But since the U.S. needs all hands on deck to prop up its rapidly waning hegemony, the EU doubled down on its role of enforcer of the U.S. rules by interweaving NATO and the EU into an architecture of control and propaganda — hybrid warfare has been unleashed against the European population under the guise of defending it from Russian disinformation. In such a context more resources are being diverted to the defence and security budget, and to U.S. proxies such as Ukraine. No matter how you spin it, it is obvious that only a handful of well-connected companies benefit from an increase in member states’ military expenditure and R&D.

The Covid-19 emergency offered the U.S. the perfect opportunity to check if all its European ducks were in a row. For the first time in its history the EU adopted a joint procurement strategy: the joint procurement of vaccines not only tested cohesion, coordination, the ability to ‘act quickly’ and mobilize financial resources, it constituted a precedent that later facilitated the joint procurement of weapons for Ukraine and the imposition of sanctions on Russia. The exclusion of Russian and Chinese vaccines showed that the EU could be trusted to obey orders even if they conflicted with its economic interests — U.S. mRNA vaccines were more expensive than the alternative and relied on a technology whose safety hadn’t been proven. The EU media and political debates deployed the language of warfare by referring to a ‘war’ against Covid-19, the virus was ‘fought back’, medics and paramedics were described as ‘front-line soldiers’.

A cognitive metaphor of war helped structure the perception of reality. The state of exception was normalized, leading to the suspension of constitutional rights. The pandemic offered the pretext to carry out the most far-reaching psychological operation ever attempted in peace time: any public display of dissent or non-compliance with nonsensical rules was harshly repressed, media and social media were weaponized to brainwash and censor the public, the capacity of the EU new army of ‘fact-checkers’ was boosted and the scope of digital surveillance was extended.

Lockdowns led to huge economic losses (and gains for a handful of mostly American tech and pharma companies) but also to a paradigm shift in the EU fiscal, monetary and investment policies, notably through the adaptation of State aid to allow member states to support their economies by means of more direct intervention. It signalled a break from the austerity policy adopted after the financial crisis of 2008. As states became more indebted they had to cede even more sovereignty to the EU: the development strategies and goals of member states had to align with priorities set by the EU and mainly benefitting the U.S. The debt trap was presented as a recovery plan with high-sounding names such as Next Generation EU (NGEU) — €360 billion in loans and €390 billion in grants.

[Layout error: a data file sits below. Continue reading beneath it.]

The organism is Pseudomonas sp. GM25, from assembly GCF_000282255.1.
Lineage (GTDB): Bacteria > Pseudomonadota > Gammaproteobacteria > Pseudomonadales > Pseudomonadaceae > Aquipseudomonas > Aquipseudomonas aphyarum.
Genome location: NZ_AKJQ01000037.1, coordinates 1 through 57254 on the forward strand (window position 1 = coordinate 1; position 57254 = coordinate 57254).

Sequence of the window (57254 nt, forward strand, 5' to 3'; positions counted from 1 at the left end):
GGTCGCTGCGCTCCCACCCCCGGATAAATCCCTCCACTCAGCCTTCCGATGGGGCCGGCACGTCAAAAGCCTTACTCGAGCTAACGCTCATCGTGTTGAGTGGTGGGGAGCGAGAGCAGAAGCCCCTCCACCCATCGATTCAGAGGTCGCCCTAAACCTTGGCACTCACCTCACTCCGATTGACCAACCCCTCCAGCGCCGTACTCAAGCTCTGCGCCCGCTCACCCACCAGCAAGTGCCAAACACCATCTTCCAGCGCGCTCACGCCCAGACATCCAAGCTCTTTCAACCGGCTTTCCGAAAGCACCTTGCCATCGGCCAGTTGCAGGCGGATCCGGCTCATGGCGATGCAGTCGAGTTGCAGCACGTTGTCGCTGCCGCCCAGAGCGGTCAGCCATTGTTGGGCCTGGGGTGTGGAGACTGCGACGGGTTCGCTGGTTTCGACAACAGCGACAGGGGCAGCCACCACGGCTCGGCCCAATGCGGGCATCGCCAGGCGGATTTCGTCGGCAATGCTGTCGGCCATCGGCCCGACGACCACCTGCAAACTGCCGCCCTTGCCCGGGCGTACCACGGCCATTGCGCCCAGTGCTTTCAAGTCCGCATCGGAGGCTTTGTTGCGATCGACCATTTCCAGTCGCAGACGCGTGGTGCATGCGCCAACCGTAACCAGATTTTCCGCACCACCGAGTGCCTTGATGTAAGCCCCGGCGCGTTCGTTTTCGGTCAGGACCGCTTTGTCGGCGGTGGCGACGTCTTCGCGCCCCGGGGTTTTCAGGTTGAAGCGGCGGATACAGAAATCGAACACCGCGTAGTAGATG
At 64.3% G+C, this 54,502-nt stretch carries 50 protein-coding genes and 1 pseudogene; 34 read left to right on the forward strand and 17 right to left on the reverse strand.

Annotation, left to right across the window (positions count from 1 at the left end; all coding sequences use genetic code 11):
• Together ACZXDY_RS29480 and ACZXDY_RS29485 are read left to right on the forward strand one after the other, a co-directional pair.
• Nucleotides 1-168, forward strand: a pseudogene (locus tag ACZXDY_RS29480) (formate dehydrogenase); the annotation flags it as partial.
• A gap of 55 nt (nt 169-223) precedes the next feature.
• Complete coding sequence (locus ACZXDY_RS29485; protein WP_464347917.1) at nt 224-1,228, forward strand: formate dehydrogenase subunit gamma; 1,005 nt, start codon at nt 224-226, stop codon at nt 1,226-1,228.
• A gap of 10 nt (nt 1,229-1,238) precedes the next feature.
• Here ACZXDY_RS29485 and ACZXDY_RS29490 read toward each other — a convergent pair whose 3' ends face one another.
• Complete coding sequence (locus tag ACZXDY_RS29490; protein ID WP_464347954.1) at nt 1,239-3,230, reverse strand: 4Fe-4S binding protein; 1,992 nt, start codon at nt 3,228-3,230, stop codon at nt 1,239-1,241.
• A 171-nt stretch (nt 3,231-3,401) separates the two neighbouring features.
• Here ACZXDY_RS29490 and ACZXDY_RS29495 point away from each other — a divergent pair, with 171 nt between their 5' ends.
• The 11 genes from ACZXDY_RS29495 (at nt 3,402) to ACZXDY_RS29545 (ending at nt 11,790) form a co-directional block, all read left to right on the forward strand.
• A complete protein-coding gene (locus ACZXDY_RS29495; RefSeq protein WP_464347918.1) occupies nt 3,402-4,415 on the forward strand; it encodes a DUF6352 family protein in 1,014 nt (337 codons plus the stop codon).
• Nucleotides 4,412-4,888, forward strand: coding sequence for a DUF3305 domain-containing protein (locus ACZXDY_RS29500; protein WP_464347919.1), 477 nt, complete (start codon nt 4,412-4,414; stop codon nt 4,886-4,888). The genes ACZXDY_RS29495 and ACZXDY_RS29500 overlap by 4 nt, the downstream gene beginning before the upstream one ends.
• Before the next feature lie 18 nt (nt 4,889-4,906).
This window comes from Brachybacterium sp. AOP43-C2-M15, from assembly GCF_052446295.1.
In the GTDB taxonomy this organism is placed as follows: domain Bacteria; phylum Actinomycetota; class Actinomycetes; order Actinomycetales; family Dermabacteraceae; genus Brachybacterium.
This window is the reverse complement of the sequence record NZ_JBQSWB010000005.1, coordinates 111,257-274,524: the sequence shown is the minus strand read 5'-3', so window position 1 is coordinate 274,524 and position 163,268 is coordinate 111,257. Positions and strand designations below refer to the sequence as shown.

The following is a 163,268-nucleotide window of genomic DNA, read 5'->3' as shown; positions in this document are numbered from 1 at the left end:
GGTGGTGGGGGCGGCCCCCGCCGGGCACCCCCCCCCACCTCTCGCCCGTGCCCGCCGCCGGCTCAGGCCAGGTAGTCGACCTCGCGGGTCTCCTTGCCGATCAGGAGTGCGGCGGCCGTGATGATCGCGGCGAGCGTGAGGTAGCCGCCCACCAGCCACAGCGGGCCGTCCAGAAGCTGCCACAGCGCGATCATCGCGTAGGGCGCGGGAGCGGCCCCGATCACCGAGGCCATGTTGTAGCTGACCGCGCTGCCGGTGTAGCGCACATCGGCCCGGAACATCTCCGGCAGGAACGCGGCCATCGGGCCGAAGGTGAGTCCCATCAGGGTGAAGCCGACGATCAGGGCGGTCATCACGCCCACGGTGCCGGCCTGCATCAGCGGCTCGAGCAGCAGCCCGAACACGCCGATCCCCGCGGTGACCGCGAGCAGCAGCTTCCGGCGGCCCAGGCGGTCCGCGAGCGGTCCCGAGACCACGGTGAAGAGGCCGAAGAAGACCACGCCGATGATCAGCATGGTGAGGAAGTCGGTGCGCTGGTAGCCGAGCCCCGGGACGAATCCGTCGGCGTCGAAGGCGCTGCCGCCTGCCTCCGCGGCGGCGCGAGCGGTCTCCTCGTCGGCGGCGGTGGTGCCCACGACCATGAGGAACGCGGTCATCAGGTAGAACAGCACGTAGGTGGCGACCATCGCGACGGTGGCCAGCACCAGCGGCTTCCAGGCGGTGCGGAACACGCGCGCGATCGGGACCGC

As they say, never let a crisis go to waste. An emergency creates a sense of urgency and the need to act quickly, which seriously reduces the ability to think carefully. This approach paved the way for the acceptance of even greater losses later, when the EU imposed sanctions on Russia that turned into a boomerang. Any hesitation to give up Russian gas was promptly pre-empted by its American ‘partner’ through the sabotage of the Nord Stream pipelines.

Eurocrats who love being loved, especially the pay-to-play manifestation of love, are now kept on a shorter leash. It is estimated that there are around 30,000 registered lobbyists in Brussels and they have been spreading love for decades. But in more recent times only U.S.-vetted lobbyists have been granted free rein. It appears that the arrests that followed the Qatargate were a warning to eurocrats: accepting bribes from certain foreign actors like Qatar will no longer be tolerated. Transatlantic interests must always come first.